Next, the method for producing the fine roughness alumina layer using the aluminum alkoxide will be explained in detail. Examples of the aluminum alkoxide include aluminum trimethoxide, aluminum triethoxide, aluminum triisopropoxide, aluminum tri-(n-butoxide), aluminum tri-(sec-butoxide), aluminum tri-(tert-butoxide), aluminum acetyl acetate, and oligomer obtained by partially hydrolyzing one or more than one of these.

If the fine roughness alumina layer includes the above optional component, the optional component material, which is at least one selected form the group consisting of zirconium alkoxide, silane alkoxide, titanium alkoxide, and zinc compound, is added to the application liquid.

Examples of the zirconium alkoxide include zirconium tetra-methoxide zirconium tetra-ethoxide, zirconium tetra-(n-propoxide), zirconium tetraisopropoxide, zirconium tetra-(n-butoxide), zirconium tetra-(t-butoxide), etc.

The silane alkoxide is represented by the following formula:


Si(OR6)x(R7)4-x (11)

In Formula 11, R6 is preferably an alkyl group having 1 to 5 carbon atoms, or an acyl group having 1 to 4 carbon atoms such as methyl group, ethyl group, n-propyl group, i-propyl group, n-butyl group, sec-butyl group, tert-butyl group, acetyl group, etc. R7 is preferably an organic group having 1 to 10 carbon atoms, for example: a non-substituted hydrocarbon group such as methyl group, ethyl group, n-propyl group, i-propyl group, n-butyl group, tert-butyl group, n-hexyl group, cyclohexyl group, n-octyl group, tert-octyl group, n-decyl group, phenyl group, vinyl group, allyl group, etc.; and a substituted hydrocarbon group such as γ-chloropropyl group, CF3CH2— group, CF3CH2CH2— group, C2F5CH2CH2— group, C3F7CH2CH2CH2— group, CF3OCH2CH2CH2— group, C2F5OCH2CH2CH2— group, C3F7OCH2Cl2CH2— group, (CF3)2CHOCH2CH2CH2— group, C4F9CH2OCH2CH2CH2— group, 3-(perfluoro cyclo hexyloxy) propyl group, H(CF2)4CH2OCH2CH2CH2— group, H(CF2)4CH2CH2CH2— group, γ-glycidoxypropyl group, γ-mercaptopropyl group, 3,4-epoxycyclohexylethyl group, γ-methacryloyloxypropyl group etc. X is an integer ranging 2 to 4.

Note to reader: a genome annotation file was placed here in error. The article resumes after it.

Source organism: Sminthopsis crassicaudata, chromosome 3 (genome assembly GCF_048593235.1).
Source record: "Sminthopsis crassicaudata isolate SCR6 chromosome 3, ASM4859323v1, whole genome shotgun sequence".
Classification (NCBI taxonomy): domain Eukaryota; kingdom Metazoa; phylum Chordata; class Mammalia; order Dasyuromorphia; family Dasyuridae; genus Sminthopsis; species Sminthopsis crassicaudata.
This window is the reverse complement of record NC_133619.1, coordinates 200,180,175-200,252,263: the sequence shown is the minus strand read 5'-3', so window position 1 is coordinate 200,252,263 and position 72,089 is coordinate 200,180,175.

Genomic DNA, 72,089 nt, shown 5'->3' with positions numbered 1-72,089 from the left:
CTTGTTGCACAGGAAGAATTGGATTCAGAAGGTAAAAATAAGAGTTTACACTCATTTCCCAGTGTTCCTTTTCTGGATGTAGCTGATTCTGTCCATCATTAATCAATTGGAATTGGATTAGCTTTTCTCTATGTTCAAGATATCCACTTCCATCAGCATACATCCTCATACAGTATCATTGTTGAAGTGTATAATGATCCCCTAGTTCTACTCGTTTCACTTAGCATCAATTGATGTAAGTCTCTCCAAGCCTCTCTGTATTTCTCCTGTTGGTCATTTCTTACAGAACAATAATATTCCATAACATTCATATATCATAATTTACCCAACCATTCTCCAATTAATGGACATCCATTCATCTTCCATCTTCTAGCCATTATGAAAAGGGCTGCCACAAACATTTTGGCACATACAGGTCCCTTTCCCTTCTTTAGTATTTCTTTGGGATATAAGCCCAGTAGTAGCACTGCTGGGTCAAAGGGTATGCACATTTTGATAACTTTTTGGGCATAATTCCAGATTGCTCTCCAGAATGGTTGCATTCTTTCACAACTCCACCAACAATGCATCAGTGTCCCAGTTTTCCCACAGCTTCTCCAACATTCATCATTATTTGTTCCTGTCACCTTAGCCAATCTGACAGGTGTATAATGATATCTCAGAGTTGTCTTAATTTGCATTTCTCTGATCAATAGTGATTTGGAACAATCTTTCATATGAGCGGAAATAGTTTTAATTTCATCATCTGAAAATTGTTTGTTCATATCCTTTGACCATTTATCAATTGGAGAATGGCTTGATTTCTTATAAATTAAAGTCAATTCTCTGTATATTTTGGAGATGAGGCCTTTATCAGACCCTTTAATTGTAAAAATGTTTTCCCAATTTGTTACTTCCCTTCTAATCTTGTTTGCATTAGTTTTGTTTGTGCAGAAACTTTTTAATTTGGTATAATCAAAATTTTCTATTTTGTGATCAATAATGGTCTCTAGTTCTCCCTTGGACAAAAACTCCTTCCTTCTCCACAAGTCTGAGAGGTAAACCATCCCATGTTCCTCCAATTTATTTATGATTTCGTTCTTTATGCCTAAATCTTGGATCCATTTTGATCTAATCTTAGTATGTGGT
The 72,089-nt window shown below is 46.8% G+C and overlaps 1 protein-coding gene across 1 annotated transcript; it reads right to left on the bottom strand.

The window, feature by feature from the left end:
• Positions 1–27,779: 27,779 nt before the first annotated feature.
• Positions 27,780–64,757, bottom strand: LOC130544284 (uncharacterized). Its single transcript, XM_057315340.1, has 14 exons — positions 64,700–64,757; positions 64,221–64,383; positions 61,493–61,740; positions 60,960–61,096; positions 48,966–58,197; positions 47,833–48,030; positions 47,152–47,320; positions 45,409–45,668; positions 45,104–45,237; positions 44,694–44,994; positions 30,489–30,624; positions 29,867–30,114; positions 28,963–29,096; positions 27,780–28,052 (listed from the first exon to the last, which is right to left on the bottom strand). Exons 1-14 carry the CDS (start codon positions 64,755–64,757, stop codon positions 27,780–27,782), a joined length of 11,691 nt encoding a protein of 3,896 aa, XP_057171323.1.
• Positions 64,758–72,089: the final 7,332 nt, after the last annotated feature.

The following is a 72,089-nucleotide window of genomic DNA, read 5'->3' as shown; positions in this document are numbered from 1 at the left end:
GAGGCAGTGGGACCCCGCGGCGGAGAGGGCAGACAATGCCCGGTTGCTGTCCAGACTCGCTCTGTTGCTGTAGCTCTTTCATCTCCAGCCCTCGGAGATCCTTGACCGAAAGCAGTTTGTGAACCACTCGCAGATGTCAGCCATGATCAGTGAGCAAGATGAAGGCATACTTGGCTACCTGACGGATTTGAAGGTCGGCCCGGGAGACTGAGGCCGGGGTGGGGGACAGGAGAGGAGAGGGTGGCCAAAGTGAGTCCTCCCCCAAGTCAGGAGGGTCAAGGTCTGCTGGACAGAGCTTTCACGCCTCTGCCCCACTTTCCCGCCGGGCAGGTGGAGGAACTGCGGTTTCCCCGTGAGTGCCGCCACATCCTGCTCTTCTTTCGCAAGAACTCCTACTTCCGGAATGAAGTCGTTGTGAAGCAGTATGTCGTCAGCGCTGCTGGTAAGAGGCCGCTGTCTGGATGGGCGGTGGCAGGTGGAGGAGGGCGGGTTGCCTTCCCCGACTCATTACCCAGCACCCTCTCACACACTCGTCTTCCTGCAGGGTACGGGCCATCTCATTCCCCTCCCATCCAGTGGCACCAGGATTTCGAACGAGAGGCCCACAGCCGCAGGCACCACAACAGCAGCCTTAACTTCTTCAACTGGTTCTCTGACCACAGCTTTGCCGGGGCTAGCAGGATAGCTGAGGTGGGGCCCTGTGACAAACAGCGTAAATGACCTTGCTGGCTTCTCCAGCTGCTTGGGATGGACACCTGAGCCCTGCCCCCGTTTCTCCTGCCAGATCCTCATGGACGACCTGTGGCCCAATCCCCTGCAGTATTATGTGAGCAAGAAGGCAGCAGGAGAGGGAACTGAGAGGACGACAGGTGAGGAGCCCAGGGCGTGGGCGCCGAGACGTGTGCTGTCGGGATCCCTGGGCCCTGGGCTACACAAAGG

Examples of the titanium alkoxide include tetramethoxy titanium, tetraethoxy titanium, tetra-(n-propoxy) titanium, tetra-isopropoxy titanium, tetra-(n-propoxy) titanium, tetra-(n-butoxy) titanium, tetra-isobutoxy titanium, etc.

Examples of the zinc compound include zinc acetate, zinc chloride, zinc nitrate, zinc stearate, zinc oleate, and zinc salicylate, etc., and zinc acetate and zinc chloride being preferred.

The quantity of the optional component material is preferably 0.01 to 50 mass percents, and is more preferably 0.05 to 30 mass percents with respect to 100 mass percents of total quantity of the aluminum alkoxide and the optional component material.

The stabilizer is preferably added to the application liquid. As the stabilizer, there are β-diketones such as acetylacetone, ethyl acetoacetate, etc.; alkanol amines such as monoethanol amine, diethanol amine, triethanol amine, etc.; and metal alkoxides, etc.

The application liquid may include a solvent, such as methyl alcohol, ethyl alcohol, propyl alcohol, butyl alcohol, methyl cellosolve, ethyl cellosolve, etc.

The molar ratio of the metal alkoxide, the solvent, the stabilizer, and the water ((aluminum alkoxide+optional component material):solvant:stabilizer:water) is preferably 1:10-100:0.5-2:0.1-5.

A catalyst may be added to the application liquid in order to accelerate the hydrolysis of the alkoxy group or in order to accelerate dehydration condensation Examples of the catalyst include nitric acid, hydrochloric acid, sulfuric acid, phosphoric acid, acetic acid, and ammonia. The molar ratio of the added catalyst with respect to the metal alkoxide is preferably 0.0001 to 1.

Organic water-soluble polymer may be added to the application liquid, if desired. When the alumina gel layer which is formed from the application liquid including the organic water-soluble polymer is treated with hot water, the organic water-soluble polymer is dissolved from the alumina gel layer so that the reaction surface area between the alumina gel layer and the hot water is increased. Therefore, it is possible to produce the fine roughness alumina layer in a short period and at relatively low temperature. The shape of the roughness of the fine roughness alumina layer is controlled by selecting the kind and a molecular weight of the added organic water-soluble polymer.

Examples of the organic water-soluble polymer include polyvinyl pyrrolidone, polyvinyl alcohol, polymethyl vinylether, polyethylene glycol, and, polypropylene glycol. The quantity of the organic water-soluble polymer may be 0.01 to 10 mass percents, with respect to 100 mace percents of alumina assuming that all aluminum alkoxide is changed to the alumina.

As the method of applying the application liquid, any common coating method described above can be utilized. For example, the thickness of the layer can be controlled by changing a speed of withdrawal in the dip coating method, the rotational speed of the optical element in the spin coating method, or the concentration of the application liquid. In the dip coating methods it is preferable that the speed of withdrawal be about 0.1 to 3.0 mm/second.

The conditions for drying the applied layer of the application liquid are not limited, but depend on the heat resistance of the optical element. Generally, the optical element with an applied layer is dried at between room temperature and 400 degrees Celsius for 5 minutes to 24 hours.